There are currently three presets. You can select from
FM.IceLink.LayoutPreset.Facetime. Each preset uses a layout similar to the service it is named after.
Implementing a Custom Layout Manager
The layout manager customizations, while powerful, have limitations. As an example of a UI that is beyond the limitations of the built-in layout manager, imagine a layout where each remote video feed is arranged in a ring around a local video feed. This, and other complex UI customizations are not supported by the core layout manager. For these, you will need to implement your own custom layout manager.
This is not as difficult as it sounds. There are only four operations that you need to implement: - add a new video control to the video container - remove an existing video control from the video container - dispatch an action to the main thread - draw the layout
You will need to create a new class for your custom layout manager that implements these four operations. The following section will demonstrate the implementation of these operations using layout managers that are included with IceLink. As a starting point, create a new layout manager class that inherits from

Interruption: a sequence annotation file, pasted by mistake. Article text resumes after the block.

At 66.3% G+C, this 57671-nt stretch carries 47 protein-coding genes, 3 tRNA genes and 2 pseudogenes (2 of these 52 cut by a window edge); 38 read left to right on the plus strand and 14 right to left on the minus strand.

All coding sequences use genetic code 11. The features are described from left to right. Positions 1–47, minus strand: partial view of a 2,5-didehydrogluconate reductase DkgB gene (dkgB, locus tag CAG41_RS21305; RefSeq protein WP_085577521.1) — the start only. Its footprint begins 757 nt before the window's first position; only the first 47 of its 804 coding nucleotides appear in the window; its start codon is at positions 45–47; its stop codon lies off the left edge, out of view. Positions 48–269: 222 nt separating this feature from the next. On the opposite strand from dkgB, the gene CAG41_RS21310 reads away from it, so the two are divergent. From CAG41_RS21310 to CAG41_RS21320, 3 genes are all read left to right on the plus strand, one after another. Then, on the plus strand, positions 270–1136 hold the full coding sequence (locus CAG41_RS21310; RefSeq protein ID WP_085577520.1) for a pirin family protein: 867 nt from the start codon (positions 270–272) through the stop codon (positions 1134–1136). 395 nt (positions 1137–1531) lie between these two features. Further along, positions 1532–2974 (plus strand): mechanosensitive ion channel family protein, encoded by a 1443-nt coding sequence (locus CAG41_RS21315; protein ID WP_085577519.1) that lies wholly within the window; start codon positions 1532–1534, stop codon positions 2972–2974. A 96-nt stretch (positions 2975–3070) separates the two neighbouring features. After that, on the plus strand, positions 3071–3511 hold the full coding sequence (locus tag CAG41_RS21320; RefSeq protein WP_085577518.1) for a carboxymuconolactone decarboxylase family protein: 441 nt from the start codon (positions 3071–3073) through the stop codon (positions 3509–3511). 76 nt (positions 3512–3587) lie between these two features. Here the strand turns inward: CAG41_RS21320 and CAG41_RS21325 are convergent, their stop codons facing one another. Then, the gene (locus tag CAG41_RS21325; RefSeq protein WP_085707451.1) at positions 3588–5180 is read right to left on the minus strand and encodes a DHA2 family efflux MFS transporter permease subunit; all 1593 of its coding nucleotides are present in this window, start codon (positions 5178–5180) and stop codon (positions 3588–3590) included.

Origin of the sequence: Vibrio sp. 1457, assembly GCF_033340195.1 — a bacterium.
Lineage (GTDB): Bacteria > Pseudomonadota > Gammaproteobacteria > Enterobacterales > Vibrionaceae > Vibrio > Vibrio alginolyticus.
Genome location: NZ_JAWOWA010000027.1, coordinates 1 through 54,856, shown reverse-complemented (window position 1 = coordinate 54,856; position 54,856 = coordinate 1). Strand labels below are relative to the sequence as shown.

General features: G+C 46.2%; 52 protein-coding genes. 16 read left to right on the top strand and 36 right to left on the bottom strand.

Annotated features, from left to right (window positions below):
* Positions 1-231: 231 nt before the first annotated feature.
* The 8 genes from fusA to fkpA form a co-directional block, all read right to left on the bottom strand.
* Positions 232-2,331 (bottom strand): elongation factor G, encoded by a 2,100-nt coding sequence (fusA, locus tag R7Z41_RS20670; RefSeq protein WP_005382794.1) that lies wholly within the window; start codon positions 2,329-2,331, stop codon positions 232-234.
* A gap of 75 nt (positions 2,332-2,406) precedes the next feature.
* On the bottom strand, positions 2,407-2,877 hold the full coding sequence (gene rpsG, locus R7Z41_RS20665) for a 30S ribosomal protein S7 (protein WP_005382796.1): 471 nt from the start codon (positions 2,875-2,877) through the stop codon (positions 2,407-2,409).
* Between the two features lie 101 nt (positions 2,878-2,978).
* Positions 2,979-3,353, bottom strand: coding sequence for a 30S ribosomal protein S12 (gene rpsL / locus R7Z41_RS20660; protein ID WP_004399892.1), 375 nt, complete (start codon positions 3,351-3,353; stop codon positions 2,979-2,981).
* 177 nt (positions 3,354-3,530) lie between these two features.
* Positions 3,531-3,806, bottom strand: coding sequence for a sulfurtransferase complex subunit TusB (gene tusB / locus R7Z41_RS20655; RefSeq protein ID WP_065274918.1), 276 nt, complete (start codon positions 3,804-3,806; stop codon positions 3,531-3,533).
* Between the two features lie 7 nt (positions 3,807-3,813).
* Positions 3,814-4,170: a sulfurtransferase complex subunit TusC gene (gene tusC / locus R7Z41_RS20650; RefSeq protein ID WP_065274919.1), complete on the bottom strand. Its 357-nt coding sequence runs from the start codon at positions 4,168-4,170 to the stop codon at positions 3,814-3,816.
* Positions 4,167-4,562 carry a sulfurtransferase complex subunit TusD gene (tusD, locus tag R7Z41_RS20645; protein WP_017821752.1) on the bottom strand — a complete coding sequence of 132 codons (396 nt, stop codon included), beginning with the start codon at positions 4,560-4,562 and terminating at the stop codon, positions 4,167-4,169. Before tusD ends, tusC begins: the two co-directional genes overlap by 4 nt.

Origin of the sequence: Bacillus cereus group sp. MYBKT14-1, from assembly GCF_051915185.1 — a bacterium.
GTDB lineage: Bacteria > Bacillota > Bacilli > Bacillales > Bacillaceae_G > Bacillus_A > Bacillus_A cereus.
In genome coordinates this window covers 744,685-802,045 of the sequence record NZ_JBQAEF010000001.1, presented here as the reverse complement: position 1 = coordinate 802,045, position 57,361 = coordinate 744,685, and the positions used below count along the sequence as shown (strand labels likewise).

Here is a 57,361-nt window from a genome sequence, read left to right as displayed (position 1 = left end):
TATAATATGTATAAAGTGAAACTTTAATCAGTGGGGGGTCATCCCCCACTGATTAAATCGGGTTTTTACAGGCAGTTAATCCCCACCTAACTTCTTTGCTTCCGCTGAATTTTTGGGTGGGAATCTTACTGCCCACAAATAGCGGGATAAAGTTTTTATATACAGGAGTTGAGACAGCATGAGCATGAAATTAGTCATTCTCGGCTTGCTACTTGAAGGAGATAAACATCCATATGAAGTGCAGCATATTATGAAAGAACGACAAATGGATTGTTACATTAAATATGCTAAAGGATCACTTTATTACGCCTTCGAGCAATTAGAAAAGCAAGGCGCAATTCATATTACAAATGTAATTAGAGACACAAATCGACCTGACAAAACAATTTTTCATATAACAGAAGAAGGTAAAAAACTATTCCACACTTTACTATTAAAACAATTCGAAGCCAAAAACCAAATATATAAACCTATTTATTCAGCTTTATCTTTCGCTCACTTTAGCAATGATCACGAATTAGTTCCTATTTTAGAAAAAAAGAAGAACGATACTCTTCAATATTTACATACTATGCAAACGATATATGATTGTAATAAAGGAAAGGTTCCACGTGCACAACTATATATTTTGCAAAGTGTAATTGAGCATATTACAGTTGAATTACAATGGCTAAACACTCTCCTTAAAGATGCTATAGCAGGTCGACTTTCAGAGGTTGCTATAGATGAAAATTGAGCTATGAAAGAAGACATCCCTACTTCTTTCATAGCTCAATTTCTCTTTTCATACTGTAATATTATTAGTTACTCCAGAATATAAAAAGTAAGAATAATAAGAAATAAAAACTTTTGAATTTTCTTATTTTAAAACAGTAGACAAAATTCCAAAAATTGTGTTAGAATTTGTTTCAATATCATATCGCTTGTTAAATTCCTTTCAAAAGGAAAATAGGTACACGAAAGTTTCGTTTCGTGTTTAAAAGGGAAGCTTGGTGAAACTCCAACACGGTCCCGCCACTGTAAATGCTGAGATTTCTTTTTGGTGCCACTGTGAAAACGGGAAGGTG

Note that whatever constructor you create for your new class must have at least one parameter that contains the video "container" object. This is required because it is required by the parent layout manager's constructor.
Adding a Video Control
When the application layer invokes the
SetLocalView methods of an
FM.IceLink.LayoutManager instance, the layout manager will do two things. First, it will store the view. Second, it will invoke the
AddView method to display the new video control. Since you will only be implementing the
AddView method, this means that you only have to worry about displaying the video control. This is often as simple as adding the control to the layout manager's video container.